By John Strader, Hollywood, FL
According to a new report from the Alzheimer’s Association, 827,000 Floridians are serving as caregivers for someone with Alzheimer’s or other dementia. With more than 580,000 in our state now living with the disease, everyone is impacted in some way.
I am currently a caregiver for my wife of 43 years who is living with Alzheimer’s. I can tell you that this disease is unforgiving. It does not care who you are, what you’ve done in life or how much you are loved. It strips a lifetime of memories built together and leaves someone who is scared, confused and restless.
Until recently, Alzheimer’s was a disease without hope. And while still without a cure, new treatments recently approved by the Food and Drug Administration (FDA) have been shown to give those in the early stages of this disease more time. More time to spend with loved ones and to enjoy life. More time to live.
But unfortunately, in an unprecedented move, the Centers for Medicare & Medicaid Services (CMS) have decided that these FDA-approved treatments will not be covered. Due to a coverage decision nearly two years ago, these treatments are only available to those who can afford to pay thousands of dollars out-of-pocket.
CMS has stolen more time from thousands of Floridians with this disease. In fact, every day without access to these FDA-approved treatments, more than 2,000 people across the U.S. transition to a more advanced stage of Alzheimer’s where they are no longer eligible. This is unacceptable.
I recently joined nearly 900 hundred volunteer Alzheimer’s advocates from across the nation in Washington D.C. to protest this terrible decision in front of the White House and urge our Florida leaders to take a stand. It is outrageous that CMS covers all FDA-approved drugs except for this class of drugs for Alzheimer’s disease. In fact, CMS refused to reconsider its policy despite a request from the Alzheimer’s Association to reverse course. A request, which had broad bipartisan congressional support.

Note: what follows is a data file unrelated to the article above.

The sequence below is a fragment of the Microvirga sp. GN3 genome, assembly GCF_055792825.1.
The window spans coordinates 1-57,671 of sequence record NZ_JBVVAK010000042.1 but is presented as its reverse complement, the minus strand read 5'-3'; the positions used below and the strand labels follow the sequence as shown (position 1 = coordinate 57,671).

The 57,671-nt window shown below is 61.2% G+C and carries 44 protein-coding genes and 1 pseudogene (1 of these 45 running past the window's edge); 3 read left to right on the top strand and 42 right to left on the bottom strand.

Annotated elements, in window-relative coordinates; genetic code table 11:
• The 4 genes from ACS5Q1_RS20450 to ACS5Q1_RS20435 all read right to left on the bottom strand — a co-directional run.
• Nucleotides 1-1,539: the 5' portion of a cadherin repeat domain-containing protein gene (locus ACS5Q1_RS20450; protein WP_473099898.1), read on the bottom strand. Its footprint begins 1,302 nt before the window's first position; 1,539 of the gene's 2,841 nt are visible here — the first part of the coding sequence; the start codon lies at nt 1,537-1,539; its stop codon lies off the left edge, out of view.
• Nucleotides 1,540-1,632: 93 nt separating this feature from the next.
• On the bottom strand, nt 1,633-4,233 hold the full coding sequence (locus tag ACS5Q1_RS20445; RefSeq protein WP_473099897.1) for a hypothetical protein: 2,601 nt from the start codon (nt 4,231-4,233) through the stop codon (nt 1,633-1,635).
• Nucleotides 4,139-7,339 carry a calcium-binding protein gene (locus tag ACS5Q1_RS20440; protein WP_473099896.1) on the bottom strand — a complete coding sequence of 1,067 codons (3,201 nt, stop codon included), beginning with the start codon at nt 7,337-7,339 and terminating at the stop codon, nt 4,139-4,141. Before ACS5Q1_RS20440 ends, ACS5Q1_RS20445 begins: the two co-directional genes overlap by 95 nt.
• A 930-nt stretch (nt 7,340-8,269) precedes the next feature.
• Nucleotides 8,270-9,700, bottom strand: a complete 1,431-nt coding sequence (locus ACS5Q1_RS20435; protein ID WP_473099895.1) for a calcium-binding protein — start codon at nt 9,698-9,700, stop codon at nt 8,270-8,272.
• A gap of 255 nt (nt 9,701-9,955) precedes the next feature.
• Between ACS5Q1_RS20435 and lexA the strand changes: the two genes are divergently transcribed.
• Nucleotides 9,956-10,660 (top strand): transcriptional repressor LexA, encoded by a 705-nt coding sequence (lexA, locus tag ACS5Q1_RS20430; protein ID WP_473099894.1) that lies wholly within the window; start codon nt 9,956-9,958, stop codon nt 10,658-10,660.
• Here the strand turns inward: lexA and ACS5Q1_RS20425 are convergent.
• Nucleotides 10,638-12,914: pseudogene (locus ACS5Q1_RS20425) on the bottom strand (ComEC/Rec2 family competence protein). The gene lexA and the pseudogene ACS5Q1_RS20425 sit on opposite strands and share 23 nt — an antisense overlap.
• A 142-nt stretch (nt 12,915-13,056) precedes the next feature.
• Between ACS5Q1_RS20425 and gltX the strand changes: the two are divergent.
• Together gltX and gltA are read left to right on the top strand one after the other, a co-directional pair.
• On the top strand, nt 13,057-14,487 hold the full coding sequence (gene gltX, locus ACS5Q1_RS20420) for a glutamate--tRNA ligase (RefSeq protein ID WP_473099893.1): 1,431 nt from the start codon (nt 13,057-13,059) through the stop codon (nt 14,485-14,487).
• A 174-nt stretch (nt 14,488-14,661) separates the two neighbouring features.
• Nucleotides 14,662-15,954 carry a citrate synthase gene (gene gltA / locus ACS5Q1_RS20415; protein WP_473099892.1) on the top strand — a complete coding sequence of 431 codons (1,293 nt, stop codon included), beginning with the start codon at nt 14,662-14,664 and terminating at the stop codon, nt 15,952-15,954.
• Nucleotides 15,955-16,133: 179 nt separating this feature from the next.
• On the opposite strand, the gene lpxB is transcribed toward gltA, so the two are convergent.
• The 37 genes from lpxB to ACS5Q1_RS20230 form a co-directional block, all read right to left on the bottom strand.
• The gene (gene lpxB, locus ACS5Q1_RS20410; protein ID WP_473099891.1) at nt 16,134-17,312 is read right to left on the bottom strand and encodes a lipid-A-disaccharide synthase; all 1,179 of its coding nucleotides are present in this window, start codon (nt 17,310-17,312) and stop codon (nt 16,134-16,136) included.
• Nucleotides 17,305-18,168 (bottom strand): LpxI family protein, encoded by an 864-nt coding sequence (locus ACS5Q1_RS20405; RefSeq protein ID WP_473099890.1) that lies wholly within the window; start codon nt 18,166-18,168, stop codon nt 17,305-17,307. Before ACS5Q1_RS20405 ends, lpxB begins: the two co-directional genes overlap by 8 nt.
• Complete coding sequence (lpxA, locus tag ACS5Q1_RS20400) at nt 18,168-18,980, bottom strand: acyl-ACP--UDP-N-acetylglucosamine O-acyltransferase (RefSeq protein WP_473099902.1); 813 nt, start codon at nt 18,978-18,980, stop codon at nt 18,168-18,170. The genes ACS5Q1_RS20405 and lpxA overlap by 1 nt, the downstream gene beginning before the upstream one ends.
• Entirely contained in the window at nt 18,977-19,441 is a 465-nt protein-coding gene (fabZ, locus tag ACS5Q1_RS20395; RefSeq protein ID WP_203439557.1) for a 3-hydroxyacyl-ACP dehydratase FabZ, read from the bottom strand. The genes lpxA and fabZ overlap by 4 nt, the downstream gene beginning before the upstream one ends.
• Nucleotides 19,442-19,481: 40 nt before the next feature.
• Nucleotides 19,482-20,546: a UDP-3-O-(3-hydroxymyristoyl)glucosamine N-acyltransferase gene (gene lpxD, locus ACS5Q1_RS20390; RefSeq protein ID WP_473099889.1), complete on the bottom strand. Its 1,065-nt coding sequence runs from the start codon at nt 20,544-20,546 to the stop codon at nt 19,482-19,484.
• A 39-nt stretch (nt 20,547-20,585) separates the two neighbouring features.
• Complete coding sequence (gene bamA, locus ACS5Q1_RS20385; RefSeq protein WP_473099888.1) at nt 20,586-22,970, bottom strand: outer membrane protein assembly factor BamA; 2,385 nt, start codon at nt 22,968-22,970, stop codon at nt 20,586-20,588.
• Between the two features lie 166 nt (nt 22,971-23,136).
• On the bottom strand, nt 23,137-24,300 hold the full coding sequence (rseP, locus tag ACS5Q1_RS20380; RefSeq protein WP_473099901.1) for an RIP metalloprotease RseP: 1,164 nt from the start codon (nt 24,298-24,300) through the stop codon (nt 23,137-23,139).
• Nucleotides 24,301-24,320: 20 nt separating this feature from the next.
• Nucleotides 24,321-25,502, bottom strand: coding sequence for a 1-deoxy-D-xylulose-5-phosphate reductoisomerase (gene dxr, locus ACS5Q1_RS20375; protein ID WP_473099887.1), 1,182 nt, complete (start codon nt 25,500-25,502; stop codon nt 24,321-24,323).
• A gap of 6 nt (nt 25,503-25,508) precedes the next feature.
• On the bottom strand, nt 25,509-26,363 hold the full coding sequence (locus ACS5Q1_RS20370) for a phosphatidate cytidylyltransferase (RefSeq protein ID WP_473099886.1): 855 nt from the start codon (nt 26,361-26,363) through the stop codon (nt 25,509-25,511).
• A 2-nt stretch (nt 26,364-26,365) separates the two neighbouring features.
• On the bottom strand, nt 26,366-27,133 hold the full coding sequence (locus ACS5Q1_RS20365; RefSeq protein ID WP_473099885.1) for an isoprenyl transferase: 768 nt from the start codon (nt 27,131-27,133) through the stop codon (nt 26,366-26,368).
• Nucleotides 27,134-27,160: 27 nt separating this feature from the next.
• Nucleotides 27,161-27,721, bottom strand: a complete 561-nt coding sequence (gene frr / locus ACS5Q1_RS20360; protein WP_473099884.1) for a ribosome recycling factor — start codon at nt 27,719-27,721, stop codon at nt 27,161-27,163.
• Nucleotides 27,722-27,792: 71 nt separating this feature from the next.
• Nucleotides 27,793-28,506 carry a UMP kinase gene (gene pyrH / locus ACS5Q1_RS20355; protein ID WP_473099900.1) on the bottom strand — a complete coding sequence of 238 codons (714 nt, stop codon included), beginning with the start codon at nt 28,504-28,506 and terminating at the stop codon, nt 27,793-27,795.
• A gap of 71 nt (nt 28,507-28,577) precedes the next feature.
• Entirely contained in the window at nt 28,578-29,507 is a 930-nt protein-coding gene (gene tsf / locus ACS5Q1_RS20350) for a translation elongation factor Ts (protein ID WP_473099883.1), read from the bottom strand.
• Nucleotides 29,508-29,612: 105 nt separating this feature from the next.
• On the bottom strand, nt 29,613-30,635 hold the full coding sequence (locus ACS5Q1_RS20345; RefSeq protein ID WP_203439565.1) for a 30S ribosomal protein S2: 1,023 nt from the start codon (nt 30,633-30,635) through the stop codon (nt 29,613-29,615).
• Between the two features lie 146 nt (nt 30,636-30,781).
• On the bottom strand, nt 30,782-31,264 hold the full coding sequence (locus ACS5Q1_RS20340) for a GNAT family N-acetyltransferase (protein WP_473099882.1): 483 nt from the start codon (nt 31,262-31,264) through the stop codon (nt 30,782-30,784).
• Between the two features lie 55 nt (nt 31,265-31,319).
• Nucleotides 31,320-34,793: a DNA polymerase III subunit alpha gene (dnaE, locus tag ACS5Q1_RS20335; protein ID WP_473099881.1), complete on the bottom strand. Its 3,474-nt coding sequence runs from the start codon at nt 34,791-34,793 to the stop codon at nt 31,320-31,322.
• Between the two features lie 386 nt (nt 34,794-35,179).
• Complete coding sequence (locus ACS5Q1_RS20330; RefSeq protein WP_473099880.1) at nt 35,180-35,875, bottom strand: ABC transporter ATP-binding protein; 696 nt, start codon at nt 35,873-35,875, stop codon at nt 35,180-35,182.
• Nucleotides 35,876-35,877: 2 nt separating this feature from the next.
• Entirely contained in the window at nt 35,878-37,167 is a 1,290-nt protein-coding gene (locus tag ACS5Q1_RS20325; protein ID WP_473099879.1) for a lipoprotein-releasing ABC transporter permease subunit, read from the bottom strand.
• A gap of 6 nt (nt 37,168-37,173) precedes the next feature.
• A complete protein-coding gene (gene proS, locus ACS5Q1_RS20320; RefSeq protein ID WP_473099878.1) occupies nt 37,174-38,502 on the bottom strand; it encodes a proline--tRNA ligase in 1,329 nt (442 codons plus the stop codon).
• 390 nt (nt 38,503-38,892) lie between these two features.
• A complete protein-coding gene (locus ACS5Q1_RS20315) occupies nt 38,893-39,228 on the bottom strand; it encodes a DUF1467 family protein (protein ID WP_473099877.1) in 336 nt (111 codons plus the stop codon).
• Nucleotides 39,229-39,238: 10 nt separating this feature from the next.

I urge Representative Wasserman Schultz to demand that CMS reverse this terrible decision. Likewise, I urge her to support three bipartisan bills to make this nation and Florida a better place for both those living with Alzheimer’s and caregivers. The NAPA Reauthorization Act (S. 133 / H.R. 619) and the Alzheimer’s Accountability and Investment Act (S. 134 / H.R. 620) will ensure the nation continues to prioritize addressing Alzheimer’s and other dementia. The Comprehensive Care for Alzheimer’s Act (H.R. 1637 creates a more effective path to dementia care and addresses shortcomings in the way dementia care is currently delivered. We must also continue to build the momentum in research at the National Institutes of Health on Alzheimer’s disease through a $321 million increase for FY 2024.
Please join me in asking CMS to end this policy decision. We must act for those who cannot and for our family, friends and neighbors who are or will be impacted by Alzheimer’s or other dementia. Use your voice to change this unjust action — click here.
John Strader is an Alzheimer’s advocate and caregiver for his wife living in Hollywood, FL.